My film is about the layers of fantasy that surround that. It's not about the the pornographic image so much as it is [about] all the layers, this other kind of striptease that's going on, this psychic striptease. And one thing that I wanted was for straight men to go see this film with the expectation that they were going to see like the cum shot or something and then instead get delivered this other kind of thing that they weren't prepared for and weren't expecting and be, in a way, confronted with this other kind of transgressive behavior that wasn't going to be titillating in that same way.
EP: The thing I think is interesting about the film, too, is that it's not documentary until the very end, when it actually does finally become real with the shooting up scene. That’s the cum shot of the film.
JB: And yet at the same time, they're totally high out of their minds in that scene. So is that even legitimate? And if it is, then it's the ultimate in self-delusion, but we never really know. It’s still vacillating on that kind of pinpoint of realness or not realness. But yes, exactly. That's what I wanted. The raincoat guys, I wanted to get up their ass with that little bit of reality, instead of what they were expecting.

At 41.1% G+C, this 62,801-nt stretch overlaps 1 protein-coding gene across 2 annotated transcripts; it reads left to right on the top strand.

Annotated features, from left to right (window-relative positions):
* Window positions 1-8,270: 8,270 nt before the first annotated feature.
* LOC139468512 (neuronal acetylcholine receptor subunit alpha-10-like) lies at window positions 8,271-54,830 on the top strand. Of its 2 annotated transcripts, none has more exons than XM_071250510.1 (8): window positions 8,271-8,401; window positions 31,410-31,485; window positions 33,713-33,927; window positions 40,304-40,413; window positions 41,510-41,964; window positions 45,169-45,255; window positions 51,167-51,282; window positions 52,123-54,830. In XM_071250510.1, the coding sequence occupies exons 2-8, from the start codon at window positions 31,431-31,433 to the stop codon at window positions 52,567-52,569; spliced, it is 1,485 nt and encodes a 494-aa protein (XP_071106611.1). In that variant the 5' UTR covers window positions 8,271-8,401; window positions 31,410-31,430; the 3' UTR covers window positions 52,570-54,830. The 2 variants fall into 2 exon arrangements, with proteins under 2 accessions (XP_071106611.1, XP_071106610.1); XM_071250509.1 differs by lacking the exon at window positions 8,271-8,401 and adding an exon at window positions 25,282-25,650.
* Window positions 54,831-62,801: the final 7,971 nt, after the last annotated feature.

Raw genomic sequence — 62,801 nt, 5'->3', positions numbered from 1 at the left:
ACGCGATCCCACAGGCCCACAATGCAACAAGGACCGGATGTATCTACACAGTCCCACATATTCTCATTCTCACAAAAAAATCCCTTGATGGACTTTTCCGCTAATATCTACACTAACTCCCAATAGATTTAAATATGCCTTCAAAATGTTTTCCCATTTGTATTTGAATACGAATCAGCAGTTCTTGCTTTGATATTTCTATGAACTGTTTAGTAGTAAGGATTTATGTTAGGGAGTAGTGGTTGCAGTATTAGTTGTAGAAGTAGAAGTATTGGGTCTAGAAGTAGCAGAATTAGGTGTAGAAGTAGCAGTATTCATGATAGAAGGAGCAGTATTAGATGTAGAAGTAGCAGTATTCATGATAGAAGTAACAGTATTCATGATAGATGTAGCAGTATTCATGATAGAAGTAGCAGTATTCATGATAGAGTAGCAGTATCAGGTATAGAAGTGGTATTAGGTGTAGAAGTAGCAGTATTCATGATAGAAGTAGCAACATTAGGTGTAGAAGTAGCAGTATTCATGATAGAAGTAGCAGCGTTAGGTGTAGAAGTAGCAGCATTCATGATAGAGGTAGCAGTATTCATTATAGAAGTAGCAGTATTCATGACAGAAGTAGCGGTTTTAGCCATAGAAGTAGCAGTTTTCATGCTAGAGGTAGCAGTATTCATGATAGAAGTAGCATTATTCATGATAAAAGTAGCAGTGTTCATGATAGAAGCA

EP: I've read interviews where you’ve said the film crew making the fake porno film didn't necessarily know they weren’t making a real movie, which seems like something that would’ve been really tricky to keep up.
JB: You know, it was a blend. Mostly that crew thought that they were shooting pickups for a feature that really was being made somewhere. And that’s why there was no full complete script; there were just these disjointed scenes that didn’t add up to anything. The reason for that was just because they’re not actors.The guy playing the director, he knew that it was fictionalized. That was George Csicsery, the guy I did the internship with. The actors of course knew because I said, “Look, you guys don't have to have sex.” But they had sex anyways, like in that rape scene, they’re actually fucking. That was completely unnecessary, but they felt— I guess they were method actors or, you know, Stanislavski.
I mean, it wasn’t for any reason of being deceptive. It was just a method for directing them. I just wanted a backdrop, a background, of a film being made, and I didn’t wanna go in and micromanage people for certain shots. I just wanted to let this old-school documentary guy loose with that as a backdrop.
EP: Although the film was mostly scripted, were there any unplanned moments that made it in?